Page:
Taika Waititi

What We Do in the Shadows

Vampires have to be so cool nowadays. They must be sexy and sparkling and shirtless, or preppy young girls at a hip school for blood-drinking. And I, for one, am tired of it. I don’t need vampires to reflect the trends of my modern, youthful generation — if I wanted any of that, I’d actually leave the house and spend time with my modern, youthful generation. What we need more of are the old, decrepit vampires; the ones who spend most of their time in coffins and can’t perform a single action without giving off an unpleasant musk of sexual tension. And that’s exactly what What We Do in the Shadows provides — weird, old, sexually ambiguous vampires. Also funny ones, but that’s beside the point. It’s a mockumentary horror comedy, written, directed and starring Jemaine Clement and Taika Waititi (the guy behind Eagle vs. Shark), and it promises all the laughs that one normally associates with draining human bodies of blood for sustenance. Seriously, though — the trailer offers up twelve different quotes of “hilarious,” all from different film-y publications. At that point, I’m willing to venture that it might actually be hilarious.

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what we do in the shadows trio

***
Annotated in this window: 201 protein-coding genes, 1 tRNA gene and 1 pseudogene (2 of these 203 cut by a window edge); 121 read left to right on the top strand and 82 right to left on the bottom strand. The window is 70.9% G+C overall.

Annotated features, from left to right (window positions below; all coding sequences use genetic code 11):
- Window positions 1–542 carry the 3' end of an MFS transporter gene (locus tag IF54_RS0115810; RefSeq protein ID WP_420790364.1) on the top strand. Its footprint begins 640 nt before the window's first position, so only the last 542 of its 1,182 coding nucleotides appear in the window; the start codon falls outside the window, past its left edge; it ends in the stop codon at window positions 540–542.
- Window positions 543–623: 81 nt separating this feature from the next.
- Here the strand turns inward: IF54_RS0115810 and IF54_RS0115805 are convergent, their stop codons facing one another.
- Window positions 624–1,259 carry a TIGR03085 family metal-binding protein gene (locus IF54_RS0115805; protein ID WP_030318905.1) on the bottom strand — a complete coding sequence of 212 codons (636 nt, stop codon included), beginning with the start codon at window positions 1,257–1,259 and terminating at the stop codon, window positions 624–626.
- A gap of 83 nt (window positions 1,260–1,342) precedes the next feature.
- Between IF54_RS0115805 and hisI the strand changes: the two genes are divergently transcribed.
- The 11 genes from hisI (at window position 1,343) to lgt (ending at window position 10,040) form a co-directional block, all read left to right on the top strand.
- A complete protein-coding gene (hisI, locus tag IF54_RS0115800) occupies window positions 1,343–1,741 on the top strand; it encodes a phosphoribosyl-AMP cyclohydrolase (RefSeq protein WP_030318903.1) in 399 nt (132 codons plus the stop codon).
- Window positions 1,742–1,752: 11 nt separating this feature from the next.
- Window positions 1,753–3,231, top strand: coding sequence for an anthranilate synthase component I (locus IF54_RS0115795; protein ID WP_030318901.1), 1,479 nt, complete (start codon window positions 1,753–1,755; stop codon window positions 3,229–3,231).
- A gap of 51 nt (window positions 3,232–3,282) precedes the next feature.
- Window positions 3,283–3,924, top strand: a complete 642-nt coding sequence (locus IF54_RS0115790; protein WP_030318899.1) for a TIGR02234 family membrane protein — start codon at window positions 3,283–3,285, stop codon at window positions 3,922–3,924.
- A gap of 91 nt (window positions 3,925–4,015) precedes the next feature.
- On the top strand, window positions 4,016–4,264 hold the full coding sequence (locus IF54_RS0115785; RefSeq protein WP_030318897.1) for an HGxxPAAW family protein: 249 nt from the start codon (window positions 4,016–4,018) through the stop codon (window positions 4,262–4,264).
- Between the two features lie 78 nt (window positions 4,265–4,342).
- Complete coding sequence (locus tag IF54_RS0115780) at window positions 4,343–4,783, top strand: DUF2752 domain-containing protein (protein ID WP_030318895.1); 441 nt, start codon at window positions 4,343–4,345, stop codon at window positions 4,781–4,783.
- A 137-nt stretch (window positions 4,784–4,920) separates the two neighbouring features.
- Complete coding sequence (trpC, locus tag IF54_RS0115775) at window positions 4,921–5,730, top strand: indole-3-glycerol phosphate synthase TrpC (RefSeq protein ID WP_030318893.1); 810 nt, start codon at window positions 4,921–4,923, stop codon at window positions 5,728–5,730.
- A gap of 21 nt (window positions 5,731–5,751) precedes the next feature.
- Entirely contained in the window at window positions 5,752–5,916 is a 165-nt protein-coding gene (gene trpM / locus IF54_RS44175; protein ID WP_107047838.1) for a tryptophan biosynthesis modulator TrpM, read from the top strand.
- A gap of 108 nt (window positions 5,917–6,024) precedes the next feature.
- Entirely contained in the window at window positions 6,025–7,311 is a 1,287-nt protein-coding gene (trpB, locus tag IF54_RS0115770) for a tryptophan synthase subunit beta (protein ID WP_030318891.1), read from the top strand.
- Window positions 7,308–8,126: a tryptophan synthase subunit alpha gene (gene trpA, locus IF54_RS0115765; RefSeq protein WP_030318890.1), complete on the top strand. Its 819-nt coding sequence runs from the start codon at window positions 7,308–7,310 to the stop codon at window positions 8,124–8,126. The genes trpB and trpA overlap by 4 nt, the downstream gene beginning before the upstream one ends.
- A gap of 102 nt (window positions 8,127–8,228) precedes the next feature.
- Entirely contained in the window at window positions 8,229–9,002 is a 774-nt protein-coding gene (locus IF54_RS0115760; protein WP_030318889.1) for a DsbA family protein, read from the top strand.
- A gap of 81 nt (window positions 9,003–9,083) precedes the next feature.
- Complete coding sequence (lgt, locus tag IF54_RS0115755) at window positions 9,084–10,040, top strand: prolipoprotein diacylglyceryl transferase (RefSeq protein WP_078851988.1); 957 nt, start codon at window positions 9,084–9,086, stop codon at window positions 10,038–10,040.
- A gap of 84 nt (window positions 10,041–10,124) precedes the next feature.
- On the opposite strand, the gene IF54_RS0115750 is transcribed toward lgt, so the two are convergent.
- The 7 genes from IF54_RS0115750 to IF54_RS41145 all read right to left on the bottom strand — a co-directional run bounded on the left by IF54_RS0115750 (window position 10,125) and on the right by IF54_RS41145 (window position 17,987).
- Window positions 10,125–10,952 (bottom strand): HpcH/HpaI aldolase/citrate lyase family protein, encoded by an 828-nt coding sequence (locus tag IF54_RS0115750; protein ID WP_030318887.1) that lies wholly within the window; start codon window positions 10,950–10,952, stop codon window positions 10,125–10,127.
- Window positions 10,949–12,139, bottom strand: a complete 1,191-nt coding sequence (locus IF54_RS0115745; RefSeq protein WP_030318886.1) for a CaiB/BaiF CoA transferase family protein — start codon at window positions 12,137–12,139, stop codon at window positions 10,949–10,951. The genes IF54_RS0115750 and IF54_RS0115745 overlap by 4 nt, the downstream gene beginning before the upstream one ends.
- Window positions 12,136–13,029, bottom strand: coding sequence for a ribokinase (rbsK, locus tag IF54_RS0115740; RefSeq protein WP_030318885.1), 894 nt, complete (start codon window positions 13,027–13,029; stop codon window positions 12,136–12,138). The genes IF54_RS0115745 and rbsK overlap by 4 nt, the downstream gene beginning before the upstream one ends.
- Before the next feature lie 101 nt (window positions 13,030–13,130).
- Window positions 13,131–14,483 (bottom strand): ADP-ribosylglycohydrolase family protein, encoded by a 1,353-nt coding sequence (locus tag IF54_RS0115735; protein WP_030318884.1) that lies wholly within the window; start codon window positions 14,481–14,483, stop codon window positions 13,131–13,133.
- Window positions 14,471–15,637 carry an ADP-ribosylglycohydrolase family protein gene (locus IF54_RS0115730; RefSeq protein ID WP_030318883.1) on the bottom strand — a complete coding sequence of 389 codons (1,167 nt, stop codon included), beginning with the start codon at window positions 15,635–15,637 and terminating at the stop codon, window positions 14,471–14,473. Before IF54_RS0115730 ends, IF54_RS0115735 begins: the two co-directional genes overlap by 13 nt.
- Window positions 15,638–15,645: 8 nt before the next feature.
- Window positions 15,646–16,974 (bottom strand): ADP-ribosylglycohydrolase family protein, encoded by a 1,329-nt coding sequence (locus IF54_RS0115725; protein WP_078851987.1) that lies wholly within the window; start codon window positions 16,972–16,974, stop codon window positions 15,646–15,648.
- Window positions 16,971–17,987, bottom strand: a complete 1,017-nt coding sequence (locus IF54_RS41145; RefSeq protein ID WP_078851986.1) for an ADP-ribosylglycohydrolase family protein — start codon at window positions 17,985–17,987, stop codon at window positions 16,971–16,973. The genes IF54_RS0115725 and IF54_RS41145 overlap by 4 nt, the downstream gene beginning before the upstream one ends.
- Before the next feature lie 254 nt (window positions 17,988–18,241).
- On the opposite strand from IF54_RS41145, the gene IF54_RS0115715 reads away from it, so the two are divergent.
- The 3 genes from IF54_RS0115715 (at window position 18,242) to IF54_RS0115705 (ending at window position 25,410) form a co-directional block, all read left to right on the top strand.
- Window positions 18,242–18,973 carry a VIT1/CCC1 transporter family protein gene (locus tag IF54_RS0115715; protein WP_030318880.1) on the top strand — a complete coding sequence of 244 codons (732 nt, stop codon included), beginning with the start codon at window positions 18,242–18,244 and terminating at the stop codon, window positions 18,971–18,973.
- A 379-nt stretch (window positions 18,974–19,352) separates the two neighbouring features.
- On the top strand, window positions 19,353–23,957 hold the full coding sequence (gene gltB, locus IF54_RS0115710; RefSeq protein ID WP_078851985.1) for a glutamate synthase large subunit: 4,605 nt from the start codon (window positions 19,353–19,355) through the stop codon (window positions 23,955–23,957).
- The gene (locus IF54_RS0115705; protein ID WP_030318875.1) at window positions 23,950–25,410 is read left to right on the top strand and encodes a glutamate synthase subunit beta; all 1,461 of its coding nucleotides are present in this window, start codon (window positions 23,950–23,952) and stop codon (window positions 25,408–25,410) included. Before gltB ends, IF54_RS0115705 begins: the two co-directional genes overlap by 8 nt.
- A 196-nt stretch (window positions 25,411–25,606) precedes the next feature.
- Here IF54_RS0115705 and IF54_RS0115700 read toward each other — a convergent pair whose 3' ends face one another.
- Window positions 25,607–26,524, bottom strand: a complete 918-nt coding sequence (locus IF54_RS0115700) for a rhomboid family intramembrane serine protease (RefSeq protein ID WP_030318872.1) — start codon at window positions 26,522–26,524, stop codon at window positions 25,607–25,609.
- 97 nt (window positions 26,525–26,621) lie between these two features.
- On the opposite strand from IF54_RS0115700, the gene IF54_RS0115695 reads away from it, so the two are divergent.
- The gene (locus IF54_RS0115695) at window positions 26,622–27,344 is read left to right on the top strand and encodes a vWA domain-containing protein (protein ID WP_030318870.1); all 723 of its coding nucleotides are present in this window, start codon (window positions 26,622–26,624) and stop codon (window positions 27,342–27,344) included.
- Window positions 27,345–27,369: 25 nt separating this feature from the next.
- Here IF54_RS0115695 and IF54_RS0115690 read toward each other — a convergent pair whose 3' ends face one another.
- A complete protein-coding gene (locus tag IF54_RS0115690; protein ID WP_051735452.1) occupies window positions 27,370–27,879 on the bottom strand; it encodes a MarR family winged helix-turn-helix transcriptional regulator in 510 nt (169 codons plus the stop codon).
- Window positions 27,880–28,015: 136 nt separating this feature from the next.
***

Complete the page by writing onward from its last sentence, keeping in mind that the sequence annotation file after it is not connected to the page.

It’s remarkable that vampire mythology can still be mined for great comedy. Just when you think the Seltzer and Friedberg team closed the book on lampooning the creatures of the night and the overabundant amount of movies about them (with a terrible chapter), another duo prove there’s still actually hilarious potential in this subgenre. Jemaine Clement makes his directorial debut alongside occasional collaborator Taiki Waititi (Eagle vs. Shark; Flight of the Conchords) with the mockumentary What We Do In the Shadows, in which they didn’t necessarily find a ton of fresh jokes and gags in the material but still managed to execute each bit to perfection. Even Twilight provides fodder for new laughs here, not so much as parody of the franchise but of an amusing idea around it. The humor there stems from something bigger than vampires to make fun of general trendiness, treating the Edward Cullen character as a kind of hipster asshole in the context of the history of iconic vampires. He’s represented by a newly turned bigmouth (Cori Gonzalez-Macuer) who obnoxiously clings to a foursome of flat mates, one of whom resembles Nosferatu (Ben Fransham), another with a Coppola-style Dracula/Vlad the Impaler thing going on (Clement), a dandyish Anne Rice type (Waititi) and, rounding out the group, a less definable vampire (Jonathan Brugh) who used to be the “young blood” of the group. He has history as an undead Nazi and now takes pleasure in ordering around his human servant (Jackie van Beek) and pranking people with […]

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If the enigmatic and energetic opening of Taika Waititi’s latest comedy Boy says anything to its audience, it is that we’re in for some imaginative fun.

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